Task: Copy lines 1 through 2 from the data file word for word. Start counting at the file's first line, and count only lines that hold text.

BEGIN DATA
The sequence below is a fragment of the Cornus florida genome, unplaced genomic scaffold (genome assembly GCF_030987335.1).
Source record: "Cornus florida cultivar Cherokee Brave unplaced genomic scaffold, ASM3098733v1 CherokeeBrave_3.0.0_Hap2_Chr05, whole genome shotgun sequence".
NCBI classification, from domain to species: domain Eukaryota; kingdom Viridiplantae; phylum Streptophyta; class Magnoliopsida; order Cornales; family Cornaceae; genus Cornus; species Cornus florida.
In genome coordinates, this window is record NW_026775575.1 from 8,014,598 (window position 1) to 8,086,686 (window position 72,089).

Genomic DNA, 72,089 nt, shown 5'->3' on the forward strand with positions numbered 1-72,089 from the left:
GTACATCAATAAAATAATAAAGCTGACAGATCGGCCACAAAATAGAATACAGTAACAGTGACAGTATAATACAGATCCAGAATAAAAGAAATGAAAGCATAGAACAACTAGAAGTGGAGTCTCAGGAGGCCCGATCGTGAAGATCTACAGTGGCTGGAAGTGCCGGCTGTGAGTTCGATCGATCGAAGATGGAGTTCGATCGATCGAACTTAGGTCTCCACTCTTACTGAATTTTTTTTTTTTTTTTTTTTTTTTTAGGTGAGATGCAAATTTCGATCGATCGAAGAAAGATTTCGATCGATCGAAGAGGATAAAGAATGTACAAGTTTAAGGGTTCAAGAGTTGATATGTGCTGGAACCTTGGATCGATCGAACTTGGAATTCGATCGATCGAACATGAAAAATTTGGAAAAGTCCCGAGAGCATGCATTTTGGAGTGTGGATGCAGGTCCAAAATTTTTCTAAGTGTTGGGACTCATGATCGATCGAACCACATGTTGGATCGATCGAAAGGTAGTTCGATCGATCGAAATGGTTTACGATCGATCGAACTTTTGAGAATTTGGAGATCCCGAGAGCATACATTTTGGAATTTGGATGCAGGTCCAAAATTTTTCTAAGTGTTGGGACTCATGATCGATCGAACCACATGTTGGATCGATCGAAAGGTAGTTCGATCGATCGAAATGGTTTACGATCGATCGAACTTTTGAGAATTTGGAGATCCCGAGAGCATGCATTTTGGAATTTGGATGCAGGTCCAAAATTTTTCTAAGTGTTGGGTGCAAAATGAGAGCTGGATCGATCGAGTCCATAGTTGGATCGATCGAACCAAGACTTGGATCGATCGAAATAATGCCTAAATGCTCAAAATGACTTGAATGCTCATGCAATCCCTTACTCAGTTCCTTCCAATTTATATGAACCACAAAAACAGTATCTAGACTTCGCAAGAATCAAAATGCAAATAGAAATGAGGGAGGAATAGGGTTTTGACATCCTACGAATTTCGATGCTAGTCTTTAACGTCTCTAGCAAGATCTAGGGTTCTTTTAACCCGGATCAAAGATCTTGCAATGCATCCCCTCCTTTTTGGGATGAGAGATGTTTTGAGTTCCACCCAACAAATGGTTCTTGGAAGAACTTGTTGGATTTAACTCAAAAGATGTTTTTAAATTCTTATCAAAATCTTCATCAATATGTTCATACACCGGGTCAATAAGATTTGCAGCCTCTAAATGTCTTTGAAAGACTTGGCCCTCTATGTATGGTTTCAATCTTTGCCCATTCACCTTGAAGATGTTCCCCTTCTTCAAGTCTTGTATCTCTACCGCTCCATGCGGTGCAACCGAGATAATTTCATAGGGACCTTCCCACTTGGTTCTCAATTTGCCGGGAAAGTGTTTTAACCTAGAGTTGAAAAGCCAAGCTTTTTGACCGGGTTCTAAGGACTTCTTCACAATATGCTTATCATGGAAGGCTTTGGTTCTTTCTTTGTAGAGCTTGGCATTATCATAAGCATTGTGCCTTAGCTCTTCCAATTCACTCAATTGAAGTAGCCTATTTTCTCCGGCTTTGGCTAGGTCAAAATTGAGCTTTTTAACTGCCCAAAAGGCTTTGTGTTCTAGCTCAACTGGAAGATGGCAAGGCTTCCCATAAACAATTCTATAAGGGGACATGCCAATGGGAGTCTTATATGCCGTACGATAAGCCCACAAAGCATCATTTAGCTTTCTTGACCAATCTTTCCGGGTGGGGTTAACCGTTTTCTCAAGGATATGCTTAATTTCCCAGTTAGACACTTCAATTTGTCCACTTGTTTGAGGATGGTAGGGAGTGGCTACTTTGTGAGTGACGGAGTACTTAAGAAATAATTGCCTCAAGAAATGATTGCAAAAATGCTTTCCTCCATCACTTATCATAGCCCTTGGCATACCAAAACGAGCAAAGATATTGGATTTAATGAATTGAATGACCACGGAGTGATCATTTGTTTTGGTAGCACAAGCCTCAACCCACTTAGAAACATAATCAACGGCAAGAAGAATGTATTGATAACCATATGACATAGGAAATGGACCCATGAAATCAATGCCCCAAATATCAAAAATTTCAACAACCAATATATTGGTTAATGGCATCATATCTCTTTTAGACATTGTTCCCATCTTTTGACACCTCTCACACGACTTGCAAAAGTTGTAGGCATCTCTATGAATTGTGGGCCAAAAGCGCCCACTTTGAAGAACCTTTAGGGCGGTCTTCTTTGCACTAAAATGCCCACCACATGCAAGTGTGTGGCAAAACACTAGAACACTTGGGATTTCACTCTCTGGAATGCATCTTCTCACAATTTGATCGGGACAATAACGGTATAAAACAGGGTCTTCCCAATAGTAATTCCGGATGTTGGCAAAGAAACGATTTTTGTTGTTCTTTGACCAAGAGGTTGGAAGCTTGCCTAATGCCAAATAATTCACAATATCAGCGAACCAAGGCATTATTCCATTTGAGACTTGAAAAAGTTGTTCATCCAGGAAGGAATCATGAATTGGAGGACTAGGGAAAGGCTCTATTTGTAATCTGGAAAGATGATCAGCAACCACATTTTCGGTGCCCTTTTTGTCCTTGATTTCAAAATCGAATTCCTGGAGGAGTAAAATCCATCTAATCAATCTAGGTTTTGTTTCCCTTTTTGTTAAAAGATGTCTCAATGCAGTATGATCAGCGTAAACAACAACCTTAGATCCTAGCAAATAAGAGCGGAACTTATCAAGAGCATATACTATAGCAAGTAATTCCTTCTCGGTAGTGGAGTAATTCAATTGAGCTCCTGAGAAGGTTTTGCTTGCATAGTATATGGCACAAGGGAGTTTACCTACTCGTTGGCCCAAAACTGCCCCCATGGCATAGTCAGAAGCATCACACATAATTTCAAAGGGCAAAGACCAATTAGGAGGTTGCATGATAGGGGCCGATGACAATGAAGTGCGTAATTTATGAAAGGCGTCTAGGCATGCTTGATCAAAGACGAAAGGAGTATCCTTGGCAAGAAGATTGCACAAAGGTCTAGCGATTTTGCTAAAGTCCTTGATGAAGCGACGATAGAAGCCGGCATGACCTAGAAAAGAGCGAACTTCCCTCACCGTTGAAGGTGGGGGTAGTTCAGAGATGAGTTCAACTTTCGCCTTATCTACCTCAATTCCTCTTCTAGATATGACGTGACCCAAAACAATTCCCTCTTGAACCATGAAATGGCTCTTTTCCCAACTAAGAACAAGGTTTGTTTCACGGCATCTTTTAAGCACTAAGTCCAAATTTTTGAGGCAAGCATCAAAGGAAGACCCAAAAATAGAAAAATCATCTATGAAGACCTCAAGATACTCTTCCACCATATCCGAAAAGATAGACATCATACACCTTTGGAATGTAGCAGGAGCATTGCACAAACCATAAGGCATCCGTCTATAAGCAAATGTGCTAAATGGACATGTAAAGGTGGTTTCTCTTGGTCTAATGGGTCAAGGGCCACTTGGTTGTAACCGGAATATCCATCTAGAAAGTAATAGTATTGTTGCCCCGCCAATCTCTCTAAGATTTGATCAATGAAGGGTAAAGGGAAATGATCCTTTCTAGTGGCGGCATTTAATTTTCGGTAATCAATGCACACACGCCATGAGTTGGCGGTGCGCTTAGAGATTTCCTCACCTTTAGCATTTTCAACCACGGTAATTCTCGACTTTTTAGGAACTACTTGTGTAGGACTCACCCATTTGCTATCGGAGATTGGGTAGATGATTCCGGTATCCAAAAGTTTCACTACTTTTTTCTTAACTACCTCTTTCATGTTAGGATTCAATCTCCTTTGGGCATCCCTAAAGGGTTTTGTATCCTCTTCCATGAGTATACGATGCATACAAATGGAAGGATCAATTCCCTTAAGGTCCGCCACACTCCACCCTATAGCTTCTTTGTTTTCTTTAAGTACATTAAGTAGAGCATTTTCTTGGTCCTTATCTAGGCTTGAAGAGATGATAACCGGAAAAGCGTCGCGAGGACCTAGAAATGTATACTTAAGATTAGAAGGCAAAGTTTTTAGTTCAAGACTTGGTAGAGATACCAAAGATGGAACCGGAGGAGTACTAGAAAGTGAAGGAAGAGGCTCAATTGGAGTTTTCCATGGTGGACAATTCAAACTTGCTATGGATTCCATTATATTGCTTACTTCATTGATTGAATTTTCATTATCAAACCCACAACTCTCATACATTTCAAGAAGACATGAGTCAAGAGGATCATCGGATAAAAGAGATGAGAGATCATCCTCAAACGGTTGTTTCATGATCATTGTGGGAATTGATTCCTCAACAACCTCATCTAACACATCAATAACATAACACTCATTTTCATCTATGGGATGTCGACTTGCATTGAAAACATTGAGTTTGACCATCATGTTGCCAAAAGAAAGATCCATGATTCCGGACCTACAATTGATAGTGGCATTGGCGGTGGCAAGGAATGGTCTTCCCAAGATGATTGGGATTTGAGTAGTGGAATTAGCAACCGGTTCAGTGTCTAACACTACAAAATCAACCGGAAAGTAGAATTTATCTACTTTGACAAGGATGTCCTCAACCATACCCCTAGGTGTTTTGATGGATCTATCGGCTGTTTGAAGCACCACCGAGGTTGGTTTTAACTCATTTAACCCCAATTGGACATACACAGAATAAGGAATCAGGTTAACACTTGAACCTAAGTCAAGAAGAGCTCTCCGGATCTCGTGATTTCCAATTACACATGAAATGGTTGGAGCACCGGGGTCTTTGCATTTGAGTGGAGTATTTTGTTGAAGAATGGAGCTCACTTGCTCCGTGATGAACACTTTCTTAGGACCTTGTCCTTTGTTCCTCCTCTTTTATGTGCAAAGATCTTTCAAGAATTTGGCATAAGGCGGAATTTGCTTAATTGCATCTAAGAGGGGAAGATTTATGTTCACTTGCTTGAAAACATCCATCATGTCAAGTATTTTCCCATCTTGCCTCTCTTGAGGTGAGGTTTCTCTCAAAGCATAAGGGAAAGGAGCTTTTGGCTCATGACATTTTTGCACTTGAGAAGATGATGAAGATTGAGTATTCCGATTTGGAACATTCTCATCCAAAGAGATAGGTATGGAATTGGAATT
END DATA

The sequence below is a fragment of the Cornus florida genome, unplaced genomic scaffold (genome assembly GCF_030987335.1).
Source record: "Cornus florida cultivar Cherokee Brave unplaced genomic scaffold, ASM3098733v1 CherokeeBrave_3.0.0_Hap2_Chr05, whole genome shotgun sequence".